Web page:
There were no inauguration ceremonies at Penn between 1896 and 1980. This was likely the result of the unique circumstances at the time of the elections of the two provosts and five presidents and perhaps broader societal factors. For example, Edgar Fahs Smith who succeeded Charles C. Harrison in 1911 as Provost, chose not to have an inauguration even though the Trustees gave him the authority to hold one. Smith was a well-respected scientist and scholar who generally preferred his research to grand public events. Thomas Sovereign Gates became Penn’s first modern president in October 1930 after a very difficult period at Penn in the late 1920s and the outset of the Great Depression.
The appearance of new Presidents at Penn was not, however, completely unmarked. Presidents Gates, Stassen, Harnwell, and Meyerson all made what were in effect inaugural addresses at the commencement or opening exercises/convocations closest to the start of their terms.
Today’s form of the ceremony dates from the inauguration of Sheldon Hackney in October 1981. Hackney’s inauguration took place at the Irvine Auditorium with the traditional inaugural address. A special presidential badge or medallion was created and has been worn by Penn Presidents since. The ceremony was proceeded with an academic procession in which the original 1755 Charter of the College of Philadelphia was carried by the Chair of the Board of Trustees. The inauguration came at the end of three days of special events and in the midst of 13 symposia held during that month. Inaugurations from 1981 have generally followed the same format. Beginning in 1994, the passing of the ceremonial keys that first appeared in Provost Pepper’s inauguration in 1881 was revived.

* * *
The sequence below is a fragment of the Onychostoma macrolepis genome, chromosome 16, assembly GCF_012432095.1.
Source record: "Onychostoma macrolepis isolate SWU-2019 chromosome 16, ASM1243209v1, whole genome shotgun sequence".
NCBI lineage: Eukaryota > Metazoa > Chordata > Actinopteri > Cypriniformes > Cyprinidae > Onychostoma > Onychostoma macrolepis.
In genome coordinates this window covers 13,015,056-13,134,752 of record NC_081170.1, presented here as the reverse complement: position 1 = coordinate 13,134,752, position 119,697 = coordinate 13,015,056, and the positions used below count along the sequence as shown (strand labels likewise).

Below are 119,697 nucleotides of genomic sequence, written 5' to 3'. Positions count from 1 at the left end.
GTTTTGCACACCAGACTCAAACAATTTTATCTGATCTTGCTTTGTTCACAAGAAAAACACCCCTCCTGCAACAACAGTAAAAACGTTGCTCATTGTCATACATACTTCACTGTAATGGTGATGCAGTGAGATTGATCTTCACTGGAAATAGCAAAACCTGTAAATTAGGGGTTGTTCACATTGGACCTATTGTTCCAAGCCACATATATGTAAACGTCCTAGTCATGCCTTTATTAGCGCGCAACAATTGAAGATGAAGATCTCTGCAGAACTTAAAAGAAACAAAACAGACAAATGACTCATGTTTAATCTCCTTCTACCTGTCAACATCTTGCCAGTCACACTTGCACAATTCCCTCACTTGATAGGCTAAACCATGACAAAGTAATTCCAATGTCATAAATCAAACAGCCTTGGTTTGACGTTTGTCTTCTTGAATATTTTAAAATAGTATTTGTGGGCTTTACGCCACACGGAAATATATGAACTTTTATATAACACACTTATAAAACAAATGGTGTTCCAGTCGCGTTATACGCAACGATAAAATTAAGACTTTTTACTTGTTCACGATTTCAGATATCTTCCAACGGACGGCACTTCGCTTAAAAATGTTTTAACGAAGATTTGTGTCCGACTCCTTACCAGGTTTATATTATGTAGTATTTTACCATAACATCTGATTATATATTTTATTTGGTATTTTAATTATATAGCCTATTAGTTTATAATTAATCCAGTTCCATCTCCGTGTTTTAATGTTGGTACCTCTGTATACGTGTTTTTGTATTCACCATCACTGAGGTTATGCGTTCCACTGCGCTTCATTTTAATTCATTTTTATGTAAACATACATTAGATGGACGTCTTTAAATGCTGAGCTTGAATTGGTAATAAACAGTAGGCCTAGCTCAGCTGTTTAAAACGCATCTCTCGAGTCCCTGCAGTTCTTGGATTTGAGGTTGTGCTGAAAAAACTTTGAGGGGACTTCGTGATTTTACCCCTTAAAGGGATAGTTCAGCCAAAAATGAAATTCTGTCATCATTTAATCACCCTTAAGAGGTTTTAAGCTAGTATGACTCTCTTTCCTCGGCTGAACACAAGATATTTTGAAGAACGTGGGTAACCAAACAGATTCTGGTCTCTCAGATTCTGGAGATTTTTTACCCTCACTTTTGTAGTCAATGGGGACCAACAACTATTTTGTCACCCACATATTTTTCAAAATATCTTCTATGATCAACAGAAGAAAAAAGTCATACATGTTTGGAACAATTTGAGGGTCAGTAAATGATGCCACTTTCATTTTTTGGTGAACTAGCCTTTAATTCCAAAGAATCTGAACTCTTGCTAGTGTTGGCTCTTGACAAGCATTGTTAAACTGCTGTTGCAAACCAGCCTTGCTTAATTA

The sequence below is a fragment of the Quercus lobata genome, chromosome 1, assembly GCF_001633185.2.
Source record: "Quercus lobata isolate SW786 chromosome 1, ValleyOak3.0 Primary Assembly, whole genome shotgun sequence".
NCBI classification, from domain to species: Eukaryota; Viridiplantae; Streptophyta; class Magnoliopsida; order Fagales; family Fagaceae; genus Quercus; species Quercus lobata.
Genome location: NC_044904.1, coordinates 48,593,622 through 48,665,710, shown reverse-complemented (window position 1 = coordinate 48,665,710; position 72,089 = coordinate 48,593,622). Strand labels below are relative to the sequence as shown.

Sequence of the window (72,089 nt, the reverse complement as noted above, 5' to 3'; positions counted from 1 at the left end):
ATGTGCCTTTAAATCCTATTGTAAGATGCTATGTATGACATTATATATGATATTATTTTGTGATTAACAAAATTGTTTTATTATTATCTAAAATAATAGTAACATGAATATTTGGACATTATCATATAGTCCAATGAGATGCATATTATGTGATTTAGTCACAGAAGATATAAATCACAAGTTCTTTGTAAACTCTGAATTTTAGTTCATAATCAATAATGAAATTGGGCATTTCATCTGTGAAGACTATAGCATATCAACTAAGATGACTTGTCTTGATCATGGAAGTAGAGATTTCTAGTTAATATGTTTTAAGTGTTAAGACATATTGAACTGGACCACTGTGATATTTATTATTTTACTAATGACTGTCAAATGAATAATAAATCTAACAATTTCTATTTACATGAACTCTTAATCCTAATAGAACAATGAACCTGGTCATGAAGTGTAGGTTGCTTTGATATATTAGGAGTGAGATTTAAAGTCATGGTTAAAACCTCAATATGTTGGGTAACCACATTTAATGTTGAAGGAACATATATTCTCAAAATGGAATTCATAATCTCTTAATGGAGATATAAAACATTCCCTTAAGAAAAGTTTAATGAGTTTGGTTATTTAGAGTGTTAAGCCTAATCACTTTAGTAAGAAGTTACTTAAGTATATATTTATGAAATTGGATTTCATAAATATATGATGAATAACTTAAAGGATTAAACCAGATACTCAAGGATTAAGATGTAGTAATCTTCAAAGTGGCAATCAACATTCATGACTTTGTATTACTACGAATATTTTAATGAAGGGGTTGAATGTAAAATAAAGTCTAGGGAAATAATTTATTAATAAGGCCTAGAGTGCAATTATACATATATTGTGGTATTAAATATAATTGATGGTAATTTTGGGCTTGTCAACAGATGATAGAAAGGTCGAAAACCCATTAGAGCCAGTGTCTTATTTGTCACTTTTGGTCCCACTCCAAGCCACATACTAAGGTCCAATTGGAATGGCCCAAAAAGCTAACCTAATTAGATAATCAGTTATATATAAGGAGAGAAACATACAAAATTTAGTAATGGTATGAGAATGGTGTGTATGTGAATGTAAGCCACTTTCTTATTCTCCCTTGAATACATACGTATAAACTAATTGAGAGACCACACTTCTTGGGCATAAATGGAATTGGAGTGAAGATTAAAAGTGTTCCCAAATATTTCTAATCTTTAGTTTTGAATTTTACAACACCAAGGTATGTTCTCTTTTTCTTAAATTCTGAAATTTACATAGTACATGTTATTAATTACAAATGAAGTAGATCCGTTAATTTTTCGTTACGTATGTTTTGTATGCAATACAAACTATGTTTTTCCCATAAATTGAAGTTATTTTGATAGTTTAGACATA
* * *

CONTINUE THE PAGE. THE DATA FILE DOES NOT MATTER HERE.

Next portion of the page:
Surviving Inaugural Speeches
Links followed by an asterisk (*) lead to external sites providing free access to those resources
|Rev. John Ewing, Provost 1770-1802
University of the State of Pennsylvania 1770-1792;
University of Pennsylvania 1792-1802
Address given at Commencement on July 4, 1780
|Rev. William Heathcote DeLancey, Provost 1828-1833
Address given at Opening Exercises on September 17, 1828
|Rev. John Ludlow, Provost 1834-1853
Address given at Inauguration on December 22, 1834
|Rev. Daniel Raynes Goodwin, Provost 1860-1868
Address given at Inauguration on September 10, 1860
|Charles Janeway Stillé, Provost 1868-1880
Address given at Inauguration on September 30, 1868
|Dr. William Pepper, Provost 1881-1895
Address given at Inauguration on February 22, 1881
|Thomas Sovereign Gates, President 1930-1944
Speech given at Commencement on June 17, 1931
|Gaylord Probasco Harnwell, President 1952-1970
Speech given at Convocation on September 25, 1953
|Martin Meyerson, President 1970-1981
Speech given at Commencement, May 18, 1970
|Dr. F. Sheldon Hackney, President 1981-1993*
Speech given at Inauguration, October 23, 1981
|Dr. Judith Seitz Rodin, President 1994-2004*
Speech given at Inauguration, October 21, 1994
|Dr. Amy Gutmann, President 2004-2022*
Speech given at Inauguration, October 15, 2004